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Scientific Investigations Report 2014–5088

Prepared in cooperation with the Florida Department of Environmental Protection

Water Withdrawals, Use, and Trends in Florida, 2010

By Richard L. Marella

Thumbnail of and link to report PDF (2.12 MB)Abstract

In 2010, the total amount of water withdrawn in Florida was estimated to be 14,988 million gallons per day (Mgal/d). Saline water accounted for 8,589 Mgal/d (57 percent) and freshwater accounted for 6,399 Mgal/d (43 percent). Groundwater accounted for 4,166 Mgal/d (65 percent) of freshwater withdrawals, and surface water accounted for the remaining 2,233 Mgal/d (35 percent). Surface water accounted for nearly all (99.9 percent) saline-water withdrawals. An additional 659 Mgal/d of reclaimed wastewater was used in Florida during 2010. Freshwater withdrawals were greatest in Palm Beach County (707 Mgal/d), and saline-water withdrawals were greatest in Hillsborough County (1,715 Mgal/d).

Fresh groundwater provided drinking water (public supplied and self-supplied) for 17.33 million people (92 percent of Florida’s population), and fresh surface water provided drinking water for 1.47 million people (8 percent). The statewide public-supply gross per capita use for 2010 was 134 gallons per day, whereas the statewide public-supply domestic per capita use was 85 gallons per day. The majority of groundwater withdrawals (almost 62 percent) in 2010 were obtained from the Floridan aquifer system, which is present throughout most of the State. The majority of fresh surface-water withdrawals (56 percent) came from the southern Florida hydrologic unit subregion and is associated with Lake Okeechobee and the canals in the Everglades Agricultural Area of Glades, Hendry, and Palm Beach Counties, as well as the Caloosahatchee River and its tributaries in the agricultural areas of Collier, Glades, Hendry, and Lee Counties.

Overall, agricultural irrigation accounted for 40 percent of the total freshwater withdrawals (ground and surface), followed by public supply with 35 percent. Public supply accounted for 48 percent of groundwater withdrawals, followed by agricultural self-supplied (34 percent), commercial-industrial-mining self-supplied (7 percent), recreational-landscape irrigation and domestic self-supplied (5 percent each), and power generation (less than 1 percent). Agricultural self-supplied accounted for 51 percent of fresh surface-water withdrawals, followed by power generation (25 percent), public supply (11 percent), recreational-landscape irrigation (9 percent), and commercial-industrial-mining self-supplied (4 percent). Power generation accounted for nearly all (99.8 percent) saline-water withdrawals.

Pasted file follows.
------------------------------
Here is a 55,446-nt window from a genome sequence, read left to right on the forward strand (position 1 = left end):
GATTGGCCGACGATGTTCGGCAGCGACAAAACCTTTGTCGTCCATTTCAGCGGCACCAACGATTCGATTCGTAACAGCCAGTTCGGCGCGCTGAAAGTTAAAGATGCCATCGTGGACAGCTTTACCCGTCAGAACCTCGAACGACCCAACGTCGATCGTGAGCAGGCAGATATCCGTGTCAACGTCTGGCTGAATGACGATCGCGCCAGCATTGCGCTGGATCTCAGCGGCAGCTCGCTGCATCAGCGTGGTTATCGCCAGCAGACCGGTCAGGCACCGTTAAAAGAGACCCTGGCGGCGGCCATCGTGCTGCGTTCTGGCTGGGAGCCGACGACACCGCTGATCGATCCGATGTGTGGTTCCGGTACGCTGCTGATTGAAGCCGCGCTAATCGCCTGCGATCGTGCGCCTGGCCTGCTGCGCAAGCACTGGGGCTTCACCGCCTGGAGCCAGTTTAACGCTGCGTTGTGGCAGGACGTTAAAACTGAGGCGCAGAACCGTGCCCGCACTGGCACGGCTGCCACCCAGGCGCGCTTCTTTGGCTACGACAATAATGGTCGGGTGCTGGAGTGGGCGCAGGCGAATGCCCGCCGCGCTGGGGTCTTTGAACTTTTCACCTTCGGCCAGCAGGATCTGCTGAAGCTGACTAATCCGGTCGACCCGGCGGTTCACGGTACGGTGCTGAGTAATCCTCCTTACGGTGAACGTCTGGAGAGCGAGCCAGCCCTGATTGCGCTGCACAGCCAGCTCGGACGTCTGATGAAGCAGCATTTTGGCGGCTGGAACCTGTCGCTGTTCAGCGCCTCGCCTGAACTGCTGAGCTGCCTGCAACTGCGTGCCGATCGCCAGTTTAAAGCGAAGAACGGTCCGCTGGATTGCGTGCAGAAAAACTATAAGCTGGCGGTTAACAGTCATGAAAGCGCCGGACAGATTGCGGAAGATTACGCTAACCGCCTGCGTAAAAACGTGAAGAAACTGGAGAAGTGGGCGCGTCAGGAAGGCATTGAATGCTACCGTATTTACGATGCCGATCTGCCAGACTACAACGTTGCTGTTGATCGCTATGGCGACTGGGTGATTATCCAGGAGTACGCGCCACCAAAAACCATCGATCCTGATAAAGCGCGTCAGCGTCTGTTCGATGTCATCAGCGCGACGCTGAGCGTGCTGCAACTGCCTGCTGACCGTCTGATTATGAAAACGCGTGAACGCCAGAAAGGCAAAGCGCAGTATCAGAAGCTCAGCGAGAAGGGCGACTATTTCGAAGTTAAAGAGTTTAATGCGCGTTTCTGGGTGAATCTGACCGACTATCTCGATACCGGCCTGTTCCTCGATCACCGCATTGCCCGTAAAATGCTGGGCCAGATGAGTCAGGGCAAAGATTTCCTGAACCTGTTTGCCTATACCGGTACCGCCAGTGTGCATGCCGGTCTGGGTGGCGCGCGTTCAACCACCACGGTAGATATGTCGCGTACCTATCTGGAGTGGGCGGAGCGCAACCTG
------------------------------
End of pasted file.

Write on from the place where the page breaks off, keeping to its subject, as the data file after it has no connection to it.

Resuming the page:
Of the 18.80 million people who resided in Florida during 2010, 41 percent (7.68 million people) resided in the South Florida Water Management District (SFWMD), 25 percent each resided in the Southwest Florida Water Management District (SWFWMD) and the St. Johns River Water Management District (SJRWMD) (4.73 and 4.70 million people, respectively), 7 percent (1.36 million people) resided in the Northwest Florida Water Management District (NWFWMD), and 2 percent (0.33 million people) resided in the Suwannee River Water Management District (SRWMD). The largest percentage of freshwater withdrawals was from the SFWMD (47 percent), followed by the SJRWMD (21 percent), SWFWMD (18 percent), NWFWMD (9 percent), and SRWMD (5 percent).

Between 1950 and 2010, the population of Florida increased by 16.03 million (580 percent), and the total water withdrawals (fresh and saline) increased by 12,334 Mgal/d (465 percent). More recently, total freshwater withdrawals decreased by more than 1,792 Mgal/d (22 percent) between 2000 and 2010, while the population increased by 2.82 million (18 percent), and total freshwater withdrawals decreased by more than 474 Mgal/d (7 percent) between 2005 and 2010, while the population increased by 0.88 million (8 percent). The recent trend of decreases in freshwater withdrawals is a result of increased rainfall during this period, the development and use of alternative water sources, water conservation efforts, more conservative regulations and mandates, changes in economic conditions, and losses of irrigated lands. Fresh-water withdrawals for public supply, agricultural self-supplied use, and commercial-industrial-mining self-supplied use all decreased between 2000 and 2010 and between 2005 and 2010, whereas freshwater withdrawals for domestic self-supplied use, recreational-landscape irrigation use, and power generation use either remained the same or changed slightly during the decade.

The use of highly mineralized groundwater (referred to as nonpotable water) as a source of drinking water has increased in Florida. Nonpotable water use for public supply has increased from nearly 2 Mgal/d in 1970 to about 165 Mgal/d in 2010. Nonpotable water is either blended or treated to meet drinking-water standards and is mostly used along the east and west coasts of central and southern Florida. The use of reclaimed wastewater increased from about 206 Mgal/d in 1986 to nearly 659 Mgal/d in 2010. More than three-quarters (79 percent) of reclaimed wastewater in 2010 was used to supplement potable-quality water withdrawals for urban irrigation, agricultural irrigation, and industrial use.

First posted June 13, 2014

For additional information, contact:
Director, Florida Water Science Center
U.S. Geological Survey
4446 Pet Lane, Suite 108
Lutz, FL 33559

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Suggested citation:

Marella, R.L., 2014, Water withdrawals, use, and trends in Florida, 2010: U.S. Geological Survey Scientific Investigations Report 2014–5088, 59 p.,

ISSN 2328–0328 (online)




Water Withdrawals and Use

Water Withdrawal and Use Trends, 1950–2010

Selected References


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